Supporters from around the world joined together to help us raise the £1.98 million required to save the Galloway Hoard for the nation.
16 June - 29 October 2017
National Museum of Scotland, Grand Gallery, Level 1
The Galloway Hoard is an extraordinary find of Viking-age gold, silver and jewelled treasures. It's the richest collection of rare and unique Viking-age objects ever found in Britain or Ireland.
The Hoard transports us back to the beginning of the tenth century, an important time in the development of the modern nations of Scotland, England and Ireland. Unlocking its secrets has the potential to reveal significant new insights into this period of history.
It brings together over 100 gold, silver and other items from across Ireland, the Anglo-Saxon world, the Holy Roman Empire, Byzantium and beyond, hinting at previously unknown connections between people across Europe and further afield.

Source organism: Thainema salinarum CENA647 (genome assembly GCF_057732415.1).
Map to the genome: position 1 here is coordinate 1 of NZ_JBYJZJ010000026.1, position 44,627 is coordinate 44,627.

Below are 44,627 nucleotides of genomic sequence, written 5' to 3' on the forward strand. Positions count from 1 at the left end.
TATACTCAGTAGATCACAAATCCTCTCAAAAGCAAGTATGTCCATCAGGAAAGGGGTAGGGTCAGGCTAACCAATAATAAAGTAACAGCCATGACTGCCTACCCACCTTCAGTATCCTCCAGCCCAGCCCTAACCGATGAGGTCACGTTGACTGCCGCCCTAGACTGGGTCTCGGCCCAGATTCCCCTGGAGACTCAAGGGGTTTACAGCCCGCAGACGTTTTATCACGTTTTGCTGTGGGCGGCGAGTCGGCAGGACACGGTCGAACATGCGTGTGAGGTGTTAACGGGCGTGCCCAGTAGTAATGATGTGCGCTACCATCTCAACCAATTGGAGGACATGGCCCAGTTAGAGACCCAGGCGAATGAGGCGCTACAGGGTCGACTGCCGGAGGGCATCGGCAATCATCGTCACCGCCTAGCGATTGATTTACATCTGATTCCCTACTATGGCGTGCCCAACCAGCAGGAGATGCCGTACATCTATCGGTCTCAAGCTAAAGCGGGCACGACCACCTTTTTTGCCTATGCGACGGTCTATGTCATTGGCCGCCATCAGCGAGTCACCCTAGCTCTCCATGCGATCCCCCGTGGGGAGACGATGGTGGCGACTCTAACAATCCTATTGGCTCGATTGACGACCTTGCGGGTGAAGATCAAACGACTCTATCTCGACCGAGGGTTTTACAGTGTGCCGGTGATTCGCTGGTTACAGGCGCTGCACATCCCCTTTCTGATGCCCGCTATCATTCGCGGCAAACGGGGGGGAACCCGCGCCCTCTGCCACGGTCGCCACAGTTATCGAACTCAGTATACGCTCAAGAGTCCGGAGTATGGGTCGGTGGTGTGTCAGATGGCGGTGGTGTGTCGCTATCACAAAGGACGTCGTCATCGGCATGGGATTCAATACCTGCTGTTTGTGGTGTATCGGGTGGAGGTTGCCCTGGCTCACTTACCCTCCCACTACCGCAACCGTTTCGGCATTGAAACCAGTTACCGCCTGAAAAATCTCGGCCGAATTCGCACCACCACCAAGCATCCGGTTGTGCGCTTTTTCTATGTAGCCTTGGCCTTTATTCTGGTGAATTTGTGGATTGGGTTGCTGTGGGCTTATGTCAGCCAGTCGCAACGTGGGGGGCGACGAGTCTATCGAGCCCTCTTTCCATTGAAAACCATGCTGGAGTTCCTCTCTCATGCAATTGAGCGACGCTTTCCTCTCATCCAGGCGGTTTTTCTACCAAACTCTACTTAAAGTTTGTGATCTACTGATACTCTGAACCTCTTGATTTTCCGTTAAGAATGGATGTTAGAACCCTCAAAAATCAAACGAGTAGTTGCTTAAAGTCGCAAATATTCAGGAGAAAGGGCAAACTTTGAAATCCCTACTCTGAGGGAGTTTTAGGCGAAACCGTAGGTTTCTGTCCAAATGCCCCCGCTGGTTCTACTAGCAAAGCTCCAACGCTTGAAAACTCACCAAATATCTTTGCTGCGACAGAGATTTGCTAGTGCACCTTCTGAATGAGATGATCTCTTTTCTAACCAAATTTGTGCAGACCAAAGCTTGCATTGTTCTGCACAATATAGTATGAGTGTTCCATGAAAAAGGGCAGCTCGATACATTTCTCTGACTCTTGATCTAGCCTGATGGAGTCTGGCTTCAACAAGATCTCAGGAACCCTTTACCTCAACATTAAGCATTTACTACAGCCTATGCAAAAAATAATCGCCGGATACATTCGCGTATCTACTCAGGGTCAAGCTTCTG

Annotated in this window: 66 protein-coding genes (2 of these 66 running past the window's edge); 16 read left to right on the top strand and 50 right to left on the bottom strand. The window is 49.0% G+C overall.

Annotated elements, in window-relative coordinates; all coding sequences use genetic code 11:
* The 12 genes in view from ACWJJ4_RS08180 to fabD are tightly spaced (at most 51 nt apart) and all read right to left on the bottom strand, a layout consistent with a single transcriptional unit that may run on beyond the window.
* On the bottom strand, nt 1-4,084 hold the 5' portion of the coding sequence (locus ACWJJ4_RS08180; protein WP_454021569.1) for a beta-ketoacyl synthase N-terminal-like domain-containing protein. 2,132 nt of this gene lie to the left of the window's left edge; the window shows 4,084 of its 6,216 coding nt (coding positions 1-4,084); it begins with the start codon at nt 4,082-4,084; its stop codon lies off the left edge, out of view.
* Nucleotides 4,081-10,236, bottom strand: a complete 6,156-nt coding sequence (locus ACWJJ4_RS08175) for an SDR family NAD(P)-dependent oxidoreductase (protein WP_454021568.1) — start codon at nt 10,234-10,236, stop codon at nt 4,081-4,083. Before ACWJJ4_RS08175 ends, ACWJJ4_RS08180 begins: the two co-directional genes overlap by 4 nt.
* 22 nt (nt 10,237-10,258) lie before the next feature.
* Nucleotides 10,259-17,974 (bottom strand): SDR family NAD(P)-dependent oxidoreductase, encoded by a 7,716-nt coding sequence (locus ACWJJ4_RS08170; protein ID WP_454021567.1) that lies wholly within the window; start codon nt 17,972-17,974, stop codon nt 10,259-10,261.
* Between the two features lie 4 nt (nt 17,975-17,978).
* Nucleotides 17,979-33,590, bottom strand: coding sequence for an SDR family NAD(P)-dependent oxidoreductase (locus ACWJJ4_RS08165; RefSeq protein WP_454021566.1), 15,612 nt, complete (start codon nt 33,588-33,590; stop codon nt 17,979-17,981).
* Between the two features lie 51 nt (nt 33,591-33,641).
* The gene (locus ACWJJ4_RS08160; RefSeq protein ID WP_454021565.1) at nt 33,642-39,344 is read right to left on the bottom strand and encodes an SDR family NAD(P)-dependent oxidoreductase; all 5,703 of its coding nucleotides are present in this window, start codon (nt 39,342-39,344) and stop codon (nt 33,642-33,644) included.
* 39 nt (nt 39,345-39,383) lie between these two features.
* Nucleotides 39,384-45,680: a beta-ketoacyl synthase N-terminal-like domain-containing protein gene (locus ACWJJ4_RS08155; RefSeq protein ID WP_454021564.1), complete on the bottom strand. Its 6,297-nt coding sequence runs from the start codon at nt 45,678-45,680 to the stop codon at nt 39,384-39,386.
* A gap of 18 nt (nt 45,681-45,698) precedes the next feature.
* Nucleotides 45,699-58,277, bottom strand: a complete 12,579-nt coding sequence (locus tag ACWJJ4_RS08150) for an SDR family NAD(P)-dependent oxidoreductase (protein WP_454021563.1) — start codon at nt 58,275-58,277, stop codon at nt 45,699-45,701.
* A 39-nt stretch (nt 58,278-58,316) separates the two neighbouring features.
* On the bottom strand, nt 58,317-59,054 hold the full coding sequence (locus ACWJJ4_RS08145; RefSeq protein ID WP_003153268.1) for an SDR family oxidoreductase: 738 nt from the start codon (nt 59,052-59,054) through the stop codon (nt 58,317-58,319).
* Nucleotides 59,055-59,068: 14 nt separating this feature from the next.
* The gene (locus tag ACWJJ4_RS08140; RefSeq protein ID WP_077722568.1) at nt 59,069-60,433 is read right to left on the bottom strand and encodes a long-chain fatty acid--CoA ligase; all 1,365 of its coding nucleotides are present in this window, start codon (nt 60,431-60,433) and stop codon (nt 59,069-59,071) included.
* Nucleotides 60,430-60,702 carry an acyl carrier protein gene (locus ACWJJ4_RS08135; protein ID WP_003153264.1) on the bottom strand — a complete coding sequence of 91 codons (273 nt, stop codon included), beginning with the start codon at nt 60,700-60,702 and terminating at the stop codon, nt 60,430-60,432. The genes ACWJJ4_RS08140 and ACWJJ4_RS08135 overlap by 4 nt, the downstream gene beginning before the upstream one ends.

Supporters from around the world joined together to help us raise the £1.98 million required to save the Galloway Hoard for the nation. Come and see it now before we start the vital work to conserve the Hoard and unlock its secrets for future generations.
The Galloway Hoard is an unparalleled treasure hoard of Viking-age gold, silver and jewelled treasures. It is the richest collection of rare and unique Viking-age objects ever found in Britain or Ireland. Of international significance, it will transform our understanding of this period of Scottish history.
Other finds from around Britain and Ireland have been exceptional for a single class of object – for example, silver brooches or armlets. The Galloway Hoard brings together a stunning variety of objects in one discovery, hinting at hitherto unknown connections between people across Europe and perhaps much further afield. It also contains objects which have never before been discovered in a hoard of this age, some of which are utterly unique.
Incredibly, textiles, leather and wooden fragments have also survived, providing an extremely rare opportunity to research and reveal many lost aspects of the Viking Age.
You can see images from the display below.